Dec. 30 (Bloomberg) -- Hong Kong stocks fluctuated after China’s manufacturing growth slowed for the first time in five months in December, countering gains in automakers on optimism demand growth can counter the end of tax incentives.
Angang Steel Co., China’s biggest Hong Kong-listed steelmaker, fell 1 percent. Longfor Properties Co., a developer in China, lost 2.4 percent on concern the nation’s tightening policies may hurt sales. Brilliance China Automotive Holdings Ltd., Chinese partner of Nissan Motor Co., climbed 4.6 percent, leading gains among.
China’s manufacturing is “still expanding but the fact that it has slowed may worry some,” said Andrew Sullivan, director of institutional sales at OSK Securities Hong Kong Ltd. “Also the expectation of more interest rate rises in early 2011 could result in more slowing ahead.”
The Hang Seng Index added 0.2 percent to 23,002.87 as of 2:58 p.m. local time, after dropping as much as 0.3 percent. The Hang Seng China Enterprises Index of so-called H shares of Chinese companies rose 0.6 percent to 12,588.66.
The Hang Seng Index has gained 5.2 percent this year, after rallying 52 percent in 2009, on speculation growth in corporate profits would counter China’s steps to curb property-price inflation, Europe’s debt crisis, and concern about the pace of the U.S. economic recovery.
Shares in the gauge trade at an average 14.4 times estimated earnings, compared with 17.2 times at the beginning of this year.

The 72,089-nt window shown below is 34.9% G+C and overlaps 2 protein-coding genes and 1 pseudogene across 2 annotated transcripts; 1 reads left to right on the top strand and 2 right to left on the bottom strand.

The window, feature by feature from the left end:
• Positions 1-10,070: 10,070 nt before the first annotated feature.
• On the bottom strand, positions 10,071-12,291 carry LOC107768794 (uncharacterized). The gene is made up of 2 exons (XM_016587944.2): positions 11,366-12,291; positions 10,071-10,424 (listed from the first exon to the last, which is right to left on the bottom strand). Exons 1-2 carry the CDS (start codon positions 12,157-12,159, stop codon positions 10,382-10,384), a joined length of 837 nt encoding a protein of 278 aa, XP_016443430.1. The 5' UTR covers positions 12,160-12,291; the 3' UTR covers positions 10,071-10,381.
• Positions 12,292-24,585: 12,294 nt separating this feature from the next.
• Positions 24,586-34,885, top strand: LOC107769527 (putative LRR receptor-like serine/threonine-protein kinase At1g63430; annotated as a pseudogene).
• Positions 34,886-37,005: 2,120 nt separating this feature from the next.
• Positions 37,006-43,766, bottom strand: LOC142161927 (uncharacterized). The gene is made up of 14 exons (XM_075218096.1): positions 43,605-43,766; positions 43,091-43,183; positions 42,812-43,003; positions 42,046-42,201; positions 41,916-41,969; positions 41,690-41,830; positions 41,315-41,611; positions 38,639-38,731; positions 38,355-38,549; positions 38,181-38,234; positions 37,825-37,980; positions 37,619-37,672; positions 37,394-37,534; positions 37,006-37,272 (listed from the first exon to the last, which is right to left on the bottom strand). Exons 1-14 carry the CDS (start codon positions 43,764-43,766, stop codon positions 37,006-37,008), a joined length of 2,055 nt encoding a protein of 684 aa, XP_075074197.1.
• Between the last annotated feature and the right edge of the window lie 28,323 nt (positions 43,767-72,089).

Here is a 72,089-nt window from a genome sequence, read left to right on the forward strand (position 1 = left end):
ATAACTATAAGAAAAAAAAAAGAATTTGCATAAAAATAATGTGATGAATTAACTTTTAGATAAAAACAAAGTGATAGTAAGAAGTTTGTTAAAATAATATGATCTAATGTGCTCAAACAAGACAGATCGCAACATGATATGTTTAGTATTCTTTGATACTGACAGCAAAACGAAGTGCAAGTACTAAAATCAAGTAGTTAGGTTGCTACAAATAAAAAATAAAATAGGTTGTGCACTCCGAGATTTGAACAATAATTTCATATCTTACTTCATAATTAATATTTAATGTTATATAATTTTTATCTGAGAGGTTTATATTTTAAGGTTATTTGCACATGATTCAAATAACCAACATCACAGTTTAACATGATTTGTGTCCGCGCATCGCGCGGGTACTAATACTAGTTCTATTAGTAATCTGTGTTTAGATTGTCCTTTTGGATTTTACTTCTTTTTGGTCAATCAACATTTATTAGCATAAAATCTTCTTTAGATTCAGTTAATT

Angang fell 1 percent to HK$11.80. Huaneng Power International Inc., a unit of China’s biggest electricity producer, lost 1 percent to HK$4.12. China National Building Material Ltd., a cement maker, slid 0.1 percent to HK$17.54.
A purchasing managers’ index released today by HSBC Holdings Plc and Markit Economics fell to 54.4 from 55.3 in November. A reading above 50 indicates an expansion.
Longfor lost 2.4 percent to HK$10.76. Country Garden Holdings Co., a developer controlled by billionaire Yang Huiyan, fell 1.7 percent to HK$2.90.
China will “resolutely” enhance property measures and curb excessive price gains in 2011, the official Xinhua news agency reported, citing Housing Minister Jiang Weixin. The government is preparing more macro control policies, Xinhua said.
Brilliance climbed 3.3 percent to HK$5.91, adding to yesterday’s 4.8 percent jump. BYD Co., an automaker backed by Warren Buffett, gained 0.8 percent to HK$40.80, extending a 1.4 percent advance yesterday. Geely Automobile Holdings Ltd., whose parent bought Volvo Cars, climbed 0.9 percent to HK$3.47, after rising as much as 1.7 percent.
General Motors Co., Geely Automobile Holdings Ltd. and BYD Co. said yesterday growing demand for cars in China will outweigh the impact from the end of tax incentives that boosted sales.
Twenty-three stocks advanced while 20 dropped and two were unchanged among the 45 constituents of the Hang Seng Index. Its futures dropped 0.1 percent to 22,963.
To contact the reporter on this story: Hanny Wan in Hong Kong at firstname.lastname@example.org.
To contact the editor responsible for this story: Nick Gentle at email@example.com.